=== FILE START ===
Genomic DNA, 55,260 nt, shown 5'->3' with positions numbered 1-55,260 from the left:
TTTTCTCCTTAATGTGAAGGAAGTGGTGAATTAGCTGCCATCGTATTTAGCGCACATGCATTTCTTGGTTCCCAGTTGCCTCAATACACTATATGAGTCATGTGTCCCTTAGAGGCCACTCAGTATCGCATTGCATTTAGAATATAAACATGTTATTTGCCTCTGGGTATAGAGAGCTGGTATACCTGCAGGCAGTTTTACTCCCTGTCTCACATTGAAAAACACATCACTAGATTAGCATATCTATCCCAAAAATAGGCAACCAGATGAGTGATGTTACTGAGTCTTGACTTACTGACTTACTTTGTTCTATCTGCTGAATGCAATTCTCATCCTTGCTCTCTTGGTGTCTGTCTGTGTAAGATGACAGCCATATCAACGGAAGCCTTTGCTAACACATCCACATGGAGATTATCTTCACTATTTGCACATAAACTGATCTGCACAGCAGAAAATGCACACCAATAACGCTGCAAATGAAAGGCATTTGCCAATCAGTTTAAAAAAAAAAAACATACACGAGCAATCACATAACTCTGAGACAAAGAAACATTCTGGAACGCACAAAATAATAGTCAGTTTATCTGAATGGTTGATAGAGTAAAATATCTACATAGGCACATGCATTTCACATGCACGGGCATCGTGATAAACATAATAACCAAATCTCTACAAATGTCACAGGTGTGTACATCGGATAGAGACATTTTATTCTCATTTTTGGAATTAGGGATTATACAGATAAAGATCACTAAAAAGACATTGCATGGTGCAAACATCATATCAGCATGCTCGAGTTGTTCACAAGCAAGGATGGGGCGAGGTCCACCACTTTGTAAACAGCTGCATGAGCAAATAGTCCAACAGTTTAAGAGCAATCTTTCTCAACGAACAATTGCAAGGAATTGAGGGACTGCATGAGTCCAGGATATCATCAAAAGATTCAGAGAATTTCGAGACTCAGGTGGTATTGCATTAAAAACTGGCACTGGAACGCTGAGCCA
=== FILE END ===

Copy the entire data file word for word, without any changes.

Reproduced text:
Genomic DNA, 55,260 nt, shown 5'->3' with positions numbered 1-55,260 from the left:
TTTTCTCCTTAATGTGAAGGAAGTGGTGAATTAGCTGCCATCGTATTTAGCGCACATGCATTTCTTGGTTCCCAGTTGCCTCAATACACTATATGAGTCATGTGTCCCTTAGAGGCCACTCAGTATCGCATTGCATTTAGAATATAAACATGTTATTTGCCTCTGGGTATAGAGAGCTGGTATACCTGCAGGCAGTTTTACTCCCTGTCTCACATTGAAAAACACATCACTAGATTAGCATATCTATCCCAAAAATAGGCAACCAGATGAGTGATGTTACTGAGTCTTGACTTACTGACTTACTTTGTTCTATCTGCTGAATGCAATTCTCATCCTTGCTCTCTTGGTGTCTGTCTGTGTAAGATGACAGCCATATCAACGGAAGCCTTTGCTAACACATCCACATGGAGATTATCTTCACTATTTGCACATAAACTGATCTGCACAGCAGAAAATGCACACCAATAACGCTGCAAATGAAAGGCATTTGCCAATCAGTTTAAAAAAAAAAAACATACACGAGCAATCACATAACTCTGAGACAAAGAAACATTCTGGAACGCACAAAATAATAGTCAGTTTATCTGAATGGTTGATAGAGTAAAATATCTACATAGGCACATGCATTTCACATGCACGGGCATCGTGATAAACATAATAACCAAATCTCTACAAATGTCACAGGTGTGTACATCGGATAGAGACATTTTATTCTCATTTTTGGAATTAGGGATTATACAGATAAAGATCACTAAAAAGACATTGCATGGTGCAAACATCATATCAGCATGCTCGAGTTGTTCACAAGCAAGGATGGGGCGAGGTCCACCACTTTGTAAACAGCTGCATGAGCAAATAGTCCAACAGTTTAAGAGCAATCTTTCTCAACGAACAATTGCAAGGAATTGAGGGACTGCATGAGTCCAGGATATCATCAAAAGATTCAGAGAATTTCGAGACTCAGGTGGTATTGCATTAAAAACTGGCACTGGAACGCTGAGCCA